The Palestinians have officially launched their bid to join the United Nations as a full member state, saying they will stage a series of peaceful events ahead of the annual meeting of the UN General Assembly later this month.
About 100 Palestinian officials and activists gathered at the U.N. offices in Ramallah for a short ceremony, where they announced their plans in a letter addressed to U.N. Secretary-General Ban Ki-moon, who is currently visiting Australia.
The campaign seeks recognition of an independent Palestine in the West Bank, Gaza Strip and east Jerusalem - areas captured by Israel in the 1967 Middle East war, UKPA reports, which Israel rejects.
The letter urges Ban to add his "moral voice in support of the Palestinian people", UKPA reports.
The letter was handed over by Latifa Abu Hmeid, a 70-year-old woman who lost one son in fighting with Israel and has seven other sons in Israeli prisons because of alleged militant activities.
Officials said Ms Abu Hmeid was selected to deliver the document because her personal story reflects the plight of the Palestinians.
A resident of a West Bank refugee camp, her house has twice been demolished by Israeli authorities as punishment for her sons' activities, they said.
The Palestinians have decided to turn to the UN to recognise their independence after two decades of unsuccessful peace efforts with Israel.
The latest round of talks between Israel and Palestine broke down a year ago.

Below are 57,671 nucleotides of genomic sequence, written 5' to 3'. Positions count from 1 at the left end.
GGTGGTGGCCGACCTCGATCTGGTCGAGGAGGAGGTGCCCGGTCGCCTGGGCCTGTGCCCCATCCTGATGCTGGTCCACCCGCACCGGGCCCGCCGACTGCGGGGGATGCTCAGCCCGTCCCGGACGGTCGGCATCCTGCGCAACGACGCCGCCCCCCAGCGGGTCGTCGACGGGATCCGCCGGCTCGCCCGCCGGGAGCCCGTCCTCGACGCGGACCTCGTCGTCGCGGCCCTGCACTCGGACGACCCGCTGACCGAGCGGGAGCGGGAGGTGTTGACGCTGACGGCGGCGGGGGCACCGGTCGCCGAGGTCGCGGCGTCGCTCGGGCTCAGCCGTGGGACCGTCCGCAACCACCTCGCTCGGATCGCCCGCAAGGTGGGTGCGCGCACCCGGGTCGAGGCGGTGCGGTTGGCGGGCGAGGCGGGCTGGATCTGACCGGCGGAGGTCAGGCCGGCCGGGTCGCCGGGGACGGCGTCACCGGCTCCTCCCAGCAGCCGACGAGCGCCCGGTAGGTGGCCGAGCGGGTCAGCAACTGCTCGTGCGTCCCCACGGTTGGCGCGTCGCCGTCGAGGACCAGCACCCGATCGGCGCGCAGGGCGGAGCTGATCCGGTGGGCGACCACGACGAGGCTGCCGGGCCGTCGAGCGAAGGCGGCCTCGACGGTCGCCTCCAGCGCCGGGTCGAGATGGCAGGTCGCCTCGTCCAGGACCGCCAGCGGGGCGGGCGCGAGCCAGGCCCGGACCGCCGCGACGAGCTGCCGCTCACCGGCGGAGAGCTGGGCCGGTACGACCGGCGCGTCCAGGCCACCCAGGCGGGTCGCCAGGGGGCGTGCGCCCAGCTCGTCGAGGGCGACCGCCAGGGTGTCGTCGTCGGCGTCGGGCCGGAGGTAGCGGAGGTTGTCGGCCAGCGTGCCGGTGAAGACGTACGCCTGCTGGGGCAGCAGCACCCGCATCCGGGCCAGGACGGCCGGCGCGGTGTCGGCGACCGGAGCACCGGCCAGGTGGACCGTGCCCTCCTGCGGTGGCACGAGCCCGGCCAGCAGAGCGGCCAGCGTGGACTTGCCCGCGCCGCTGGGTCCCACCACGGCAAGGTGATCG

While any U.N. vote will really just be symbolic, the Palestinians believe international support will aid in their attempt to turn the heat up on Israel if negotiations start again.
Israel has been lobbying the international community to oppose the vote, saying peace can only be achieved through negotiation.
The letter says the campaign will include a series of peaceful events "in various international cities and capitals" leading up to the September 21 opening of the General Assembly.
Two days later, Palestinian President Mahmoud Abbas will address the gathering in New York and ask for membership to the United Nations.
The United States is expected to veto any request in the council.
The Palestinians could then seek admission as a "non-member state" of the General Assembly, like the Vatican.
However, The Obama administration has called for negotiations for a Palestinian state with borders based on the 1967 boundaries, with mutually agreed land swaps, the New York Times reports.